Now comes word that the very trade show industry that would be users of whichever facility exists, actually wants to stay at the Javits Center.
They pointed to the risk that the trade-show industry faces if the plan first proposed by Gov. Andrew Cuomo in January also results in tearing down the Jacob K. Javits Convention Center and building a smaller trade show center in Manhattan.There are long term trends within the convention industry that work against building a new and larger facility, including the fact that bookings are down and large centers are struggling to find events. That hasn't been an issue with the Javits Center, despite the Center's deficiencies.
“The jury is out in my mind on this project,” said Carl Weisbrod, a clinical professor of real estate at New York University and a board member of the Convention Center Development Corp., the state-run entity responsible for the on-going renovation of the Javits Center.
“It seems to me,” Mr. Weisbrod said, addressing Mr. Goode, “that your facility will cannibalize a public facility.”
A major fear for the meetings industry is that the Queens project will upend a decades-old system of doing business at Javits, alienating show producers and attendees who may defect to other cities as a result.
“If Javits were torn down and I had a big show in New York, I would consider moving it to another city, such as Philadelphia, before I'd consider Aqueduct,” said Jeff Little, the former president and owner of George Little Management, a major tradeshow producer. Mr. Little recently formed a new company after last year's purchase of GLM by Providence Equity Partners.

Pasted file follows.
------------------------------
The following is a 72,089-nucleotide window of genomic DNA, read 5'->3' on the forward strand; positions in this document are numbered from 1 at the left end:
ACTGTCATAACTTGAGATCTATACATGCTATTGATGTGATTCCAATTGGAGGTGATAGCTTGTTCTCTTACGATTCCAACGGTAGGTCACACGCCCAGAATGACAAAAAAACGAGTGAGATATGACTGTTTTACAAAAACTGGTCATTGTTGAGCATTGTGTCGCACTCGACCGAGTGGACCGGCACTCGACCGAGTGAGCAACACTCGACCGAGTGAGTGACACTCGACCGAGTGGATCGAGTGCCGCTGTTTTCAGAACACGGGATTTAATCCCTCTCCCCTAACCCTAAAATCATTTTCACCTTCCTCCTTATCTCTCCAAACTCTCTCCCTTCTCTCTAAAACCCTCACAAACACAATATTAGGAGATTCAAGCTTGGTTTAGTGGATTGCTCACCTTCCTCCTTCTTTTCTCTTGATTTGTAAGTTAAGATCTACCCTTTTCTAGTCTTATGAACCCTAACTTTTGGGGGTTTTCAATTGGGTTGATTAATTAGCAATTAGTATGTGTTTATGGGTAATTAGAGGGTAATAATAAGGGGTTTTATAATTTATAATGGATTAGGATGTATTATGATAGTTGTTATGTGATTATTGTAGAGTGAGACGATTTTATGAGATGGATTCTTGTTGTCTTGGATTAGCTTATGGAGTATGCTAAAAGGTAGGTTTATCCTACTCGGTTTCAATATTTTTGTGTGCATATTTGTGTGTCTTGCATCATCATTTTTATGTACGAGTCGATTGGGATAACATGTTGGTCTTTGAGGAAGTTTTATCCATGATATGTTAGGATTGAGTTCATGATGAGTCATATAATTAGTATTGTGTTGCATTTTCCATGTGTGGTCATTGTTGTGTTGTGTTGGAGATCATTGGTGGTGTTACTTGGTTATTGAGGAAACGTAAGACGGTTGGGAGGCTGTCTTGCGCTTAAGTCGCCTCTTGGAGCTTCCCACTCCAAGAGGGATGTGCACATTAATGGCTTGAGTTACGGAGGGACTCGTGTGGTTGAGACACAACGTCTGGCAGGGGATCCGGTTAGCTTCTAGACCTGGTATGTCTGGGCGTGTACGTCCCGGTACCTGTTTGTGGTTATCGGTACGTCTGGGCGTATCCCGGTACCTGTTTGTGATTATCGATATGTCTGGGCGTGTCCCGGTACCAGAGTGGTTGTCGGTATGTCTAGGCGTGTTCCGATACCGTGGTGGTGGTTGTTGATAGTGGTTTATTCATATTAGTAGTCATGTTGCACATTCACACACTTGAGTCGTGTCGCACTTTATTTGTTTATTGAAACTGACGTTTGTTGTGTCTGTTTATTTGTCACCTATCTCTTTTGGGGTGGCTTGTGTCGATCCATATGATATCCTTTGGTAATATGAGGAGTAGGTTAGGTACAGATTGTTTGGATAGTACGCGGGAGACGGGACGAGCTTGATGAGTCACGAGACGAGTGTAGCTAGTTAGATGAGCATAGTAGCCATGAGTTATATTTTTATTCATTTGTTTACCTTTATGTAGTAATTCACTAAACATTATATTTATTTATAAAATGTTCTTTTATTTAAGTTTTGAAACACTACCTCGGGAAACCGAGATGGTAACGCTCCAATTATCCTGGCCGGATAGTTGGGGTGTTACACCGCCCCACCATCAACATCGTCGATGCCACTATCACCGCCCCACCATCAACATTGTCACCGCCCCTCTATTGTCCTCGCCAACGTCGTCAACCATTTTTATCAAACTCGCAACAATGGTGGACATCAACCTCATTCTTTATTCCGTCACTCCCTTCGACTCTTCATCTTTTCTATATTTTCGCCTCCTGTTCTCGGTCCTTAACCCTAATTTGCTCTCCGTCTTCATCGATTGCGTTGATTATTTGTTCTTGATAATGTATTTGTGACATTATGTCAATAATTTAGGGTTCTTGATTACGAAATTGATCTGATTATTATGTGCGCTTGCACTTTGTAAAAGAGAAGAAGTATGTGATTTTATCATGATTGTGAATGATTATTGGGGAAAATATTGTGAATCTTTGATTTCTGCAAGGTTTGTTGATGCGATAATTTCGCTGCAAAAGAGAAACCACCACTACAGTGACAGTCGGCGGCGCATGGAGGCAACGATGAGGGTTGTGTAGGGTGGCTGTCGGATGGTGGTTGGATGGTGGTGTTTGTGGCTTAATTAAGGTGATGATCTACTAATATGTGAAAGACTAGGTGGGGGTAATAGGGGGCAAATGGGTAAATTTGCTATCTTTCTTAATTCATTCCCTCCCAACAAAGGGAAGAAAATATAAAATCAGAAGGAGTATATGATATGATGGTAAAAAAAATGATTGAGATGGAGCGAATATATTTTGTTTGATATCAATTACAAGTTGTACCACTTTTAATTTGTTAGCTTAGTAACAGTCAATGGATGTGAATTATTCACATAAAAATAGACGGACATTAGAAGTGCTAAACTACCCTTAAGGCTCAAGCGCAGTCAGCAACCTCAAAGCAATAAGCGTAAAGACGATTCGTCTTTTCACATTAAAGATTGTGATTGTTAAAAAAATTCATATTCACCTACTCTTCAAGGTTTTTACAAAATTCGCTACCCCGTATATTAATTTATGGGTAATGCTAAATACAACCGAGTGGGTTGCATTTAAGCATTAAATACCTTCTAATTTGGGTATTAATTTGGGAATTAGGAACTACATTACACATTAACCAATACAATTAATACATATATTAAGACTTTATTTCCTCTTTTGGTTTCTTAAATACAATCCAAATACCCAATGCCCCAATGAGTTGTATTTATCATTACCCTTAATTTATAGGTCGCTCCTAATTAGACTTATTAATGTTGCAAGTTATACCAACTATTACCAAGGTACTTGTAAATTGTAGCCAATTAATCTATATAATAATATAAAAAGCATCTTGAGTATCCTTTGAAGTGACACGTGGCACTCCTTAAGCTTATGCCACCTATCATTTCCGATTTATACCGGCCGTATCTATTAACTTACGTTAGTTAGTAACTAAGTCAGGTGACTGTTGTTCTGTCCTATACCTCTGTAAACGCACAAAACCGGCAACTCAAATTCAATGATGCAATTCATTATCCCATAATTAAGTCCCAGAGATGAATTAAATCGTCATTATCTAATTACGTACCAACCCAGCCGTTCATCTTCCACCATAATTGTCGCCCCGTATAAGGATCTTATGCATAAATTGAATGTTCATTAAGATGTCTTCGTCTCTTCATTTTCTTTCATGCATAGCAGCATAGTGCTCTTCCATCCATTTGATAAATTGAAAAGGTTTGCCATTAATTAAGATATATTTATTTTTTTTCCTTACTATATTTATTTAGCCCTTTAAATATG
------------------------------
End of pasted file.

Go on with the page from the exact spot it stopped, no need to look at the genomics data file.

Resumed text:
Genting also faced critics who say that building a large convention center does not make sense when so many mega centers across the country are struggling to book shows.
Over the last decade there has been an enormous decline of attendees at conventions, said Steven Malanga, senior fellow at Manhattan Institute, a conservative think tank. What's more, he said that just 27% of the 2.3 million people who attended shows at Javits last year were from out of town.
“The rest were day-trippers,” he said. Genting, he predicted, won't be able to attract large trade shows because the industry is simply not growing.
Some of those issues are being resolved in a major refurbishment and small expansion project to the north side of the main halls.
The MTA is busy expanding the 7 Line to the Javits Center, which is a major boost for transit connectivity. The Aqueduct site lacks any appreciable transit and that means that convention-goers would have a hard time getting around since there are few other tourist destinations near the Ozone Park location. The Javits Center is a short walk to Times Square and other major landmarks - a key to luring tourists and convention planners. While airport access may be seen as a bonus for a Queens convention center, even that's relatively limited and Genting has thus far not committed to paying for transit connections that would improve transit in the area.
I'd say that Cuomo's plans are likely to stall, especially now that trade show organizations are suggesting that they want to keep the Javits where it is.